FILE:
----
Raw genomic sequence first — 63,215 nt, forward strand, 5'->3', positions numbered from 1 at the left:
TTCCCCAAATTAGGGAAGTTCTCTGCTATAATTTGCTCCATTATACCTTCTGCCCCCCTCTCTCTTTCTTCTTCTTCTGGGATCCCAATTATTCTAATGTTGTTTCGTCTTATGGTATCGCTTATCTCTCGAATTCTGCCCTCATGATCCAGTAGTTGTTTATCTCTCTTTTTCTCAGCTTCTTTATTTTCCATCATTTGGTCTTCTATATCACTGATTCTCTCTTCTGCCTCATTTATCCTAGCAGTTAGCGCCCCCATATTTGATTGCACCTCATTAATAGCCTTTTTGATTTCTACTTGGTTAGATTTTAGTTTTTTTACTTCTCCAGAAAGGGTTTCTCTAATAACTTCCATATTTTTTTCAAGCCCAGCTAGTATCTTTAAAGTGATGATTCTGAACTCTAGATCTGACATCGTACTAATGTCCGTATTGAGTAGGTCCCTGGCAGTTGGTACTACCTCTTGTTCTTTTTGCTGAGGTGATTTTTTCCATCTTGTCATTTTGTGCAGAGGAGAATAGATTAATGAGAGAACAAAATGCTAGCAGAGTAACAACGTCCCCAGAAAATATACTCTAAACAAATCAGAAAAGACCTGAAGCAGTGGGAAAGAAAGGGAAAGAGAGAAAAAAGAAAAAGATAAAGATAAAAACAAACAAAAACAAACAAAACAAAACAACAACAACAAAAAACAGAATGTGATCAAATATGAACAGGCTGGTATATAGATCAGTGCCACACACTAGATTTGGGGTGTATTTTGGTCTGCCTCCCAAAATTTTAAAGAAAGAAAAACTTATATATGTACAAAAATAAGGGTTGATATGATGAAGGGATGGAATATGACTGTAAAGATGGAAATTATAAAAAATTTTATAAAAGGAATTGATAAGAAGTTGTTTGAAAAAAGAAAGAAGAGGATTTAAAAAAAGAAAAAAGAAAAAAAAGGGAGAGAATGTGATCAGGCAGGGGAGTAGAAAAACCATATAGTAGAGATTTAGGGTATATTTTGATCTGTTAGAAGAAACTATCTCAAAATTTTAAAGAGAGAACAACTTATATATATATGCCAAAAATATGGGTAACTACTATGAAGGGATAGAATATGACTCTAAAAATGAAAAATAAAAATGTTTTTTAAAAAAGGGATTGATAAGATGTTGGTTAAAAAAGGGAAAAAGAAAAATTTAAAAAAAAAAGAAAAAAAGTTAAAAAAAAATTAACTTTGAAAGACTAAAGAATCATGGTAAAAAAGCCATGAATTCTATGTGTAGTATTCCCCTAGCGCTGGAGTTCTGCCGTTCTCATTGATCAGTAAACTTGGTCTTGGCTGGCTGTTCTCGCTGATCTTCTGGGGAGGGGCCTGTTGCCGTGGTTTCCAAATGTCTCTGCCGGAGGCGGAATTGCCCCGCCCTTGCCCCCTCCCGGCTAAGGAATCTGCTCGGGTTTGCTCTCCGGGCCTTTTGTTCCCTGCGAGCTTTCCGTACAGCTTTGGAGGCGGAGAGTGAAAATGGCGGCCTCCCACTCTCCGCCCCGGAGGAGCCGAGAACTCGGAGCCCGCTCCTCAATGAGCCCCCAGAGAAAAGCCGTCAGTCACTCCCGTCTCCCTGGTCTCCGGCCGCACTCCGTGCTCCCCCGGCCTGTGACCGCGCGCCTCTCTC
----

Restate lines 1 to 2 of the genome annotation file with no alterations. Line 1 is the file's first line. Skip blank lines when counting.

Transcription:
Raw genomic sequence first — 63,215 nt, forward strand, 5'->3', positions numbered from 1 at the left:
TTCCCCAAATTAGGGAAGTTCTCTGCTATAATTTGCTCCATTATACCTTCTGCCCCCCTCTCTCTTTCTTCTTCTTCTGGGATCCCAATTATTCTAATGTTGTTTCGTCTTATGGTATCGCTTATCTCTCGAATTCTGCCCTCATGATCCAGTAGTTGTTTATCTCTCTTTTTCTCAGCTTCTTTATTTTCCATCATTTGGTCTTCTATATCACTGATTCTCTCTTCTGCCTCATTTATCCTAGCAGTTAGCGCCCCCATATTTGATTGCACCTCATTAATAGCCTTTTTGATTTCTACTTGGTTAGATTTTAGTTTTTTTACTTCTCCAGAAAGGGTTTCTCTAATAACTTCCATATTTTTTTCAAGCCCAGCTAGTATCTTTAAAGTGATGATTCTGAACTCTAGATCTGACATCGTACTAATGTCCGTATTGAGTAGGTCCCTGGCAGTTGGTACTACCTCTTGTTCTTTTTGCTGAGGTGATTTTTTCCATCTTGTCATTTTGTGCAGAGGAGAATAGATTAATGAGAGAACAAAATGCTAGCAGAGTAACAACGTCCCCAGAAAATATACTCTAAACAAATCAGAAAAGACCTGAAGCAGTGGGAAAGAAAGGGAAAGAGAGAAAAAAGAAAAAGATAAAGATAAAAACAAACAAAAACAAACAAAACAAAACAACAACAACAAAAAACAGAATGTGATCAAATATGAACAGGCTGGTATATAGATCAGTGCCACACACTAGATTTGGGGTGTATTTTGGTCTGCCTCCCAAAATTTTAAAGAAAGAAAAACTTATATATGTACAAAAATAAGGGTTGATATGATGAAGGGATGGAATATGACTGTAAAGATGGAAATTATAAAAAATTTTATAAAAGGAATTGATAAGAAGTTGTTTGAAAAAAGAAAGAAGAGGATTTAAAAAAAGAAAAAAGAAAAAAAAGGGAGAGAATGTGATCAGGCAGGGGAGTAGAAAAACCATATAGTAGAGATTTAGGGTATATTTTGATCTGTTAGAAGAAACTATCTCAAAATTTTAAAGAGAGAACAACTTATATATATATGCCAAAAATATGGGTAACTACTATGAAGGGATAGAATATGACTCTAAAAATGAAAAATAAAAATGTTTTTTAAAAAAGGGATTGATAAGATGTTGGTTAAAAAAGGGAAAAAGAAAAATTTAAAAAAAAAAGAAAAAAAGTTAAAAAAAAATTAACTTTGAAAGACTAAAGAATCATGGTAAAAAAGCCATGAATTCTATGTGTAGTATTCCCCTAGCGCTGGAGTTCTGCCGTTCTCATTGATCAGTAAACTTGGTCTTGGCTGGCTGTTCTCGCTGATCTTCTGGGGAGGGGCCTGTTGCCGTGGTTTCCAAATGTCTCTGCCGGAGGCGGAATTGCCCCGCCCTTGCCCCCTCCCGGCTAAGGAATCTGCTCGGGTTTGCTCTCCGGGCCTTTTGTTCCCTGCGAGCTTTCCGTACAGCTTTGGAGGCGGAGAGTGAAAATGGCGGCCTCCCACTCTCCGCCCCGGAGGAGCCGAGAACTCGGAGCCCGCTCCTCAATGAGCCCCCAGAGAAAAGCCGTCAGTCACTCCCGTCTCCCTGGTCTCCGGCCGCACTCCGTGCTCCCCCGGCCTGTGACCGCGCGCCTCTCTC